Figure 7
figure 7

Torque impact under different strategies

4.3 Effects of Throughflow Rate on Extrication Torque

As we have previously mentioned, cooled oil must be constantly imposed into the HVC to bring out the large quantities of heat coming from viscous dissipation and to keep film temperature at a low level. In other words, the larger the throughflow rate is, the less the film temperature rise will be. Then the viscosity reduction will be small, and a large amount of extrication torque can be ensured. Therefore, the effect of throughflow rate on extrication torque is investigated in this research. The viscosity-temperature effect is ignored to eliminate the influence of viscosity variation on the torque.

The output viscous torques with different Q under different extrication strategies are shown in Figure 8, where all the results are from numerical computations. It should be noted that before the cutter-head starts to rotate, a larger throughflow rate Q reduces the extrication torque M2. In addition, Figure 9 shows that the torque differences between 5 L/min and 25 L/min at t = 2.0 s are all 0.228 N·m for the three strategies, while the differences increase to 0.231 N·m, 0.230 N·m, and 0.230 N·m, respectively, when the cutter-head starts, which indicates that the resistant effect from the throughflow becomes more apparent for smaller film thicknesses in the extrication process of a cutter-head when ω2 = 0. However, it can also be found from Figure 9 that the difference declines from the onset time of cutter-head rotation to 7.0 s for the negative and linear strategies, which means that the driven torque M2 increases more quickly with a large Q than with a small Q. During the last stage of the two strategies when h0 is invariant, the difference rises again even though ω2 is still increasing. Eventually, M2 when Q = 5 L/min is larger than when Q = 25 L/min, and their difference again remains constant. In contrast, for the positive extrication strategy, the torque difference decreases from 4.2 s to 5.8 s and rises from 5.8 s to 7.0 s rather than decreasing the entire time from 4.2 s to 7.0 s.

Figure 8
figure 8

Variations of M2 under different throughflow rate

Figure 9
figure 9

Driven torque differences between Q = 5 L/min and Q = 25 L/min under different strategies

The torque variation induced by throughflow rate is not significant when film thickness h0 is very small during the extrication of the cutter-head. Therefore, the throughflow rate imposed into the HVC can be increased to bring out more heat and improve extrication efficiency.

5 Conclusions

  1. (1)

    A numerical method based on an explicit pressure-linked equation is proposed to study the extrication characteristics of a TBM cutter-head with the HVC applied. This method can not only save computation time but also improve computational accuracy of the HVC during the extrication.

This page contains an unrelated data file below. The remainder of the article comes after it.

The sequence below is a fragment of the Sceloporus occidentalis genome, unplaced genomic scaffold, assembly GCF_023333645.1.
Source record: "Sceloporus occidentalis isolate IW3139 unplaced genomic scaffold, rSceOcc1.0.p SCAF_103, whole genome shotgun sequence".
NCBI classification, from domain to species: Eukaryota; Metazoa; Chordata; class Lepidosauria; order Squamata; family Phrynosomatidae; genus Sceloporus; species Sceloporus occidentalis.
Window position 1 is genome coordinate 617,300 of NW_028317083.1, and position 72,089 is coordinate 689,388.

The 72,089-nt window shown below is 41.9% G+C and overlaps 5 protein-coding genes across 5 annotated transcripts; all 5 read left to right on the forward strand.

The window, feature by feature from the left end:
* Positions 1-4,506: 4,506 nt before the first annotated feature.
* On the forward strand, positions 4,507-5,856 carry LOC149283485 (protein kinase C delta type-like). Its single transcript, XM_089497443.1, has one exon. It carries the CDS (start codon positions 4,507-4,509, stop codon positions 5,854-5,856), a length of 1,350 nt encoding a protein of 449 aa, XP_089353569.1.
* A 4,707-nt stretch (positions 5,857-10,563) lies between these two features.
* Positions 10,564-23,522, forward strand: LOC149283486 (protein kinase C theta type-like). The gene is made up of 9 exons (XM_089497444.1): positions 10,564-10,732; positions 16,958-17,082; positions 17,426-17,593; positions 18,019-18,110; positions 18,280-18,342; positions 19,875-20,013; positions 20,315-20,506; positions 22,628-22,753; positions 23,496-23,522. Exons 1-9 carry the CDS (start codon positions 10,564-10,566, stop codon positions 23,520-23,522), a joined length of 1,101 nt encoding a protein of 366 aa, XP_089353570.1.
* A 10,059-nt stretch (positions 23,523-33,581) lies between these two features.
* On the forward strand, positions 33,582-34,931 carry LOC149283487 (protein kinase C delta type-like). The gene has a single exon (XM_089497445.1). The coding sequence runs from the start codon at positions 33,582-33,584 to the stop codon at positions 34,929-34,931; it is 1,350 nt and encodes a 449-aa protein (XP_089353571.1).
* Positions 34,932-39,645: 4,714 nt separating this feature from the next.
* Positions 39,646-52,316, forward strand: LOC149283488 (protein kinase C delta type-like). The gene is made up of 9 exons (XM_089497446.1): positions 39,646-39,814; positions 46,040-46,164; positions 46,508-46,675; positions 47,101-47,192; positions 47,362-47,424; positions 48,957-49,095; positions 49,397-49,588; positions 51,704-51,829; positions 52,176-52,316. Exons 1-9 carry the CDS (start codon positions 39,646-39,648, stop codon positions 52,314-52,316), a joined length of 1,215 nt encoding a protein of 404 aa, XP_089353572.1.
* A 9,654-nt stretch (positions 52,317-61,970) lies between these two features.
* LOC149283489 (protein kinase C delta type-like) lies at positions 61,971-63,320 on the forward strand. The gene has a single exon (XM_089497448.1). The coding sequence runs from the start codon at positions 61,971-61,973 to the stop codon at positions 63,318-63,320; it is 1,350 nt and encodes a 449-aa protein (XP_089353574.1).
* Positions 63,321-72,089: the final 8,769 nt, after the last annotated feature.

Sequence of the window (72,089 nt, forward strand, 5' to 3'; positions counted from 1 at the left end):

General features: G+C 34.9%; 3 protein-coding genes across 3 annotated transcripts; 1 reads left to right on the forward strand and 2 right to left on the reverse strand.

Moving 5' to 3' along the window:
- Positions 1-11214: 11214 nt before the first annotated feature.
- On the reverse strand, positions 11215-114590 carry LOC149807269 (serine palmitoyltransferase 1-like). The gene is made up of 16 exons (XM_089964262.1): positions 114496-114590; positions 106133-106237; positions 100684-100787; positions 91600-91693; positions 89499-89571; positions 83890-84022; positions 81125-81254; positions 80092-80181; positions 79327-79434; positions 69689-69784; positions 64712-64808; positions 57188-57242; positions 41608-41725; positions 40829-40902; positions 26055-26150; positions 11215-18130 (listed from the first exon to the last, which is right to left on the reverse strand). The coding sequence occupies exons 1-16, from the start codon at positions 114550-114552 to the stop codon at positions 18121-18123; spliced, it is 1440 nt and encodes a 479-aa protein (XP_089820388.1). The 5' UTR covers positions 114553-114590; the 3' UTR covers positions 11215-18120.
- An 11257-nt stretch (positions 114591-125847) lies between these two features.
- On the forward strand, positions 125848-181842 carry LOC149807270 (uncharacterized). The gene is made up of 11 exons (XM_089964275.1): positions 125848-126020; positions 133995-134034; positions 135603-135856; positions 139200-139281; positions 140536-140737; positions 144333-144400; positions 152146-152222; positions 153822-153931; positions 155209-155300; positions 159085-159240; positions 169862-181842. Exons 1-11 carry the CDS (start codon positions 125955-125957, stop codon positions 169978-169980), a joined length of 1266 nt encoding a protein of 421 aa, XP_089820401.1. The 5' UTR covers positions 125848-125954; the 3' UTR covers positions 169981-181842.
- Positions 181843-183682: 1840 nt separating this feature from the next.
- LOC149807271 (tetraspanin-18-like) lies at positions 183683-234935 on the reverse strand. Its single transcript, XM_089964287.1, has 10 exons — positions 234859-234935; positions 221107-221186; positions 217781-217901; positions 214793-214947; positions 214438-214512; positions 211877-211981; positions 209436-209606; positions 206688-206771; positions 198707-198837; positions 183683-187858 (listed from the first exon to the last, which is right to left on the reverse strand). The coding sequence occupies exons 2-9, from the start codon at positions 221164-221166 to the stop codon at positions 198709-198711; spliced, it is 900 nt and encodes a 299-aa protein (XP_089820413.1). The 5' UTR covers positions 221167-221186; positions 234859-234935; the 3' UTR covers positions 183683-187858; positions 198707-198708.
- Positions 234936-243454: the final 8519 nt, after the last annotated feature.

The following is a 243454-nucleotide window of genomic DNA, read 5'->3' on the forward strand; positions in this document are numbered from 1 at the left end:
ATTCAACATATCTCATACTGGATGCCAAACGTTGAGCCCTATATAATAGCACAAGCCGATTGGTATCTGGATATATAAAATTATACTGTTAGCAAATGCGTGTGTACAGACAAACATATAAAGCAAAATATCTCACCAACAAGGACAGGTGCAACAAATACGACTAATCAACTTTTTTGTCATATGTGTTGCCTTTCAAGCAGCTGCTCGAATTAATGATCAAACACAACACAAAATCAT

2. (2)

    The extrication processes of the TBM cutter-head for three kinds of extrication strategies are analyzed and compared, and the linear strategy or positive parabolic strategy can be adopted due to their relatively high extrication efficiency and low rigid impact.

  3. (3)

    The experiments corresponding to different extrication strategies are implemented. The results verify the accuracy of the numerical method proposed in this paper.

  4. (4)

    The influence of throughflow rate is different in different extrication stages, but the results reveal that the torque variation from throughflow rate is not significant during the extrication; therefore, throughflow can be increased to promote extrication efficiency.


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Authors’ Contributions

HX was in charge of the whole trial; HG wrote the manuscript and was in charge of the whole analysis; HY revised the final manuscript. All authors read and approved the final manuscript.

Authors’ Information

Huasheng Gong, born in 1990. He received his PhD degree from State Key Laboratory of Fluid Power & Mechatronic Systems, Zhejiang University, China, in 2019. His research interests include hydro-viscous transmission and hydraulic control.

Haibo Xie received his PhD degree from Zhejiang University, China, in 2004, and now works as a professor at State Key Laboratory of Fluid Power and Mechatronic Systems, Zhejiang University, China. His current research interests include mobile hydraulic control systems and components, tunneling boring machine driving technique.

Huayong Yang, academician of the Chinese Academy of Engineering, received his PhD degree from Bath University, UK, in 1988, and now works as a professor at State Key Laboratory of Fluid Power and Mechatronic Systems, Zhejiang University, China. His current research interests include hydraulic systems and components.

Competing Interests

The authors declare that they have no competing interests.


Supported by Major State Basic Research Development Program of China (973 Program, Grant No. 2013CB035400), National Natural Science Foundation of China (Grant Nos. 51275451, 51575476), and Science Fund for Creative Research Groups of National Natural Science Foundation of China (Grant No. 51221004).

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Correspondence to Haibo Xie.

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Gong, H., Xie, H. & Yang, H. A Numerical Method for Extrication Characteristics of TBM Cutter-Head with the HVC. Chin. J. Mech. Eng. 32, 102 (2019).